Posted by on December 16, 2017 3:06 pm
Tags: , , , , , , , , , , , , , , , , , , , , , , , , , ,
Categories: Alternative currencies Anglia Ruskin University bank of america Bitcoin Bitcoin Cash Business CBOE China Coinbase Cryptocurrencies Cryptography Currency Deutsche Bank Dublin City University Economics of bitcoin Economy Exxon Finance Financial technology Janet Yellen japan Legality of bitcoin by country or territory money Nikkei Trinity College Dublin Twitter Volatility Wells Fargo

Having traded in a relatively narrow – for bitcoin – range of $16,500-$17,500 over the past week, the world’s most popular cryptocurrency jumped to new all time highs following the latest (unexplained) burst of buying out of Asia, with another Saturday surge in volumes emerging out of Japan and Korea.

Bitcoin is now up over $1,200, or 7%, in the past 24 hours, last trading at a new all time high of $19,000 on the coinbase exchange.

As a result of the latest push higher, the market cap of bitcoin is now over $318 Billion; to fund the bitcoin spree, Ethereum, Litcoin and various other cryptos have seen some modest liquidation, and have not enjoyed Bitcoin’s latest dramatic ascent.

As of Saturday morning, the total crypto space market cap surpassed half a trillion, and was above $560 billion at last check.

Following Saturday’s surge, Bitcoin’s YTD return is approaching 20x, while ethereum remains the best performing major crypto, up more than 70-fold YTD.

Also, for those keeping track, Bitcoin’s market cap is now greater than Bank of America at $302 billion, as well as Wells Fargo ($295BN), Wal-Mart ($288BN), and Visa ($257BN). It is rapidly approaching Exxon at $352BN, but the real target is JPMorgan, whose $368BN market cap is now less than $50BN away.

While bitcoin has added more 30% to its value in the past week, trading has been slightly calmer than the wild price swings the market has seen in recent weeks, with volatility lower since the launch of bitcoin futures from Cboe Global Markets on Sunday. Market-watchers said bitcoin’s price was being lifted by the launch of rival CME Group’s bitcoin futures contracts on Sunday.

“The hope (is) that futures signal the unlocking of institutional money into the digital arena and (that there will be) a rapid demand increase and ratification of the technology and its principles,” said Charles Hayter, founder of industry website Cryptocompare.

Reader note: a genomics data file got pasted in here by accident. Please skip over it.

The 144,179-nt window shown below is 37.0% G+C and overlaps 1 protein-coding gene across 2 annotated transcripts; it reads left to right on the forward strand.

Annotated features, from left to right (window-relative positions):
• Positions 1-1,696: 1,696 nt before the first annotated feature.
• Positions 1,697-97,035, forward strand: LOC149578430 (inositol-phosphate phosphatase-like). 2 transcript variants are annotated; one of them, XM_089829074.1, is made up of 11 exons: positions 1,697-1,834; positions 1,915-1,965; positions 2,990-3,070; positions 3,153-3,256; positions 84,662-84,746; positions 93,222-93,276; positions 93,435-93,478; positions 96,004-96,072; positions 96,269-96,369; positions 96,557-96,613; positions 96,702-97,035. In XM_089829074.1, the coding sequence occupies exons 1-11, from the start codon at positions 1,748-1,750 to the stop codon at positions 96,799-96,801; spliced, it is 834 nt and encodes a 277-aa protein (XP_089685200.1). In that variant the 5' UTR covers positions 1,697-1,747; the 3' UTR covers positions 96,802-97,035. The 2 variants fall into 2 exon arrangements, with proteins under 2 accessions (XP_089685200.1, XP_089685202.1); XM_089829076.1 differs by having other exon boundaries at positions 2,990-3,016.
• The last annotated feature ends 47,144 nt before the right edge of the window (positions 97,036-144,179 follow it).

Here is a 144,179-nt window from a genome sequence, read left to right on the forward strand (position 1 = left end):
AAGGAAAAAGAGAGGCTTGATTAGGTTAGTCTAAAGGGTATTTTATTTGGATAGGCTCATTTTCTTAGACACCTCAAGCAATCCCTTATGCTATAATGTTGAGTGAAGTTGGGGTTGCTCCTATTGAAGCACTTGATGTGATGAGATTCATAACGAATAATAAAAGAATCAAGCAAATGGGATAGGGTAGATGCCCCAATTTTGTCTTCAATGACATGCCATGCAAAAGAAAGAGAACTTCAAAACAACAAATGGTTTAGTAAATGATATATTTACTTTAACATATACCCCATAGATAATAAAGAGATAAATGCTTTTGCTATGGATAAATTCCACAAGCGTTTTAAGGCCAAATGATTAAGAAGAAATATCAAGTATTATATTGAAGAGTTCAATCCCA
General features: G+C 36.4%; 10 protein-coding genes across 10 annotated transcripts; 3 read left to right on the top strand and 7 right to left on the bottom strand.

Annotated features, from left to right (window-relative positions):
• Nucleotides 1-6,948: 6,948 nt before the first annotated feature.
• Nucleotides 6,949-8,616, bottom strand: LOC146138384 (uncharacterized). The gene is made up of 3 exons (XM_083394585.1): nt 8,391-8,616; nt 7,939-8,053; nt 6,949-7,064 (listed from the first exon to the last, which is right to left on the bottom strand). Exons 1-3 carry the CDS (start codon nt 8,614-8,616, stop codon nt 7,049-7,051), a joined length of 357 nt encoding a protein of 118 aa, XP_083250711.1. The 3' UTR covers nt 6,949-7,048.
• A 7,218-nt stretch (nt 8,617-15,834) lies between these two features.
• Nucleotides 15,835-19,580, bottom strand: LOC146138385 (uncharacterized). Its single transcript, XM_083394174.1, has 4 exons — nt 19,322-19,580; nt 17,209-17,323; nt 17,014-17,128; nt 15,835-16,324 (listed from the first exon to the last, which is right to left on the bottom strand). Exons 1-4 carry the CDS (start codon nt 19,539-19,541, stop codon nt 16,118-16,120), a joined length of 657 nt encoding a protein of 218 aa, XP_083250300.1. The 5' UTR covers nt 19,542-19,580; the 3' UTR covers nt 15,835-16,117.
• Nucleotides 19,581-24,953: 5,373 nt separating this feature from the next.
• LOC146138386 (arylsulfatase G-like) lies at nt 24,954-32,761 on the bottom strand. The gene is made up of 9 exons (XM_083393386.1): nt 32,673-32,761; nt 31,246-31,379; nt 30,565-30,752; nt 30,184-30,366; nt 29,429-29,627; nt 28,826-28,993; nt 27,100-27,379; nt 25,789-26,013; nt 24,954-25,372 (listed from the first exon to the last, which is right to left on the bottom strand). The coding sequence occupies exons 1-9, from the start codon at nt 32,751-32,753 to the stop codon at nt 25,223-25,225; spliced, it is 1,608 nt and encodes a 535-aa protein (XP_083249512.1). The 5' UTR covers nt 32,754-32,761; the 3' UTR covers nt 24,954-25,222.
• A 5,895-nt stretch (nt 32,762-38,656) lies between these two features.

Still, outside of the crypto market, worries continue to grow about the amount of money piling into the space with the most vocal critics being those who have so far missed the entire move. Chief among them is A study by Anglia Ruskin University, Trinity College Dublin and Dublin City University released on Friday said bitcoin could pose a threat to the financial stability of traditional currencies and markets, something which Janet Yellen denied earlier this week.

“Our evidence finds that the price of Bitcoin has been artificially inflated by speculative investment, putting it in a bubble,” said Larisa Yarovaya, one of the report’s authors and a lecturer at Anglia Ruskin University. “Although bitcoin is not regulated by governments, it could still have a knock-on effect on traditional markets due to the interconnectedness of cryptocurrency markets with other financial assets.”

Well, of course bitcoin is a bubble: as we first showed last week, it’s now officially the biggest bubble in history, surpassing the “Tulip Mania” of the 17th century:

The problem is that everything else is also a bubble. And as Stanely Druckenmiller said last week, until the “everything bubble” bursts, bitcoin is safe. The problem is that if and when the “everything bubble” does burst, it would most likely result in war as trillions in artificial “wealth effect” are wiped out; in this context what happens to bitcoin would be irrelevant.

Meanwhile, for those who missed it, last week Deutsche Bank laid out who it believes is behind the relentless and dramatic surge in bitcoin:

An 11 December Nikkei report stated that 40% of cryptocurrency trading in Oct-Nov was yen-denominated. Japanese traders have reportedly come to account for nearly half of cryptocurrency trading since China started to shut down cryptocurrency exchanges, and this is said to be widely known among industry insiders (various estimates exist). Japanese men in their 30s and 40s who are engaged in leveraged FX trading (or who used to trade but have stopped) are driving the cryptocurrency market.

So is “Mr. Watanabe’ proving more powerful than all the world’s central and commercial banks, and most of the world’s establishment economists, all soo desperate to shut down the “bitcoin bubble” to preserve faith in fiat currencies and traditional equity investments? Juding by the now daily record highs in the cryptocurrency, the answer – for now – is a resounding yes, which is clearly a benefit for all those who are still long the crypto such as these guy…

Leave a Reply

Your email address will not be published. Required fields are marked *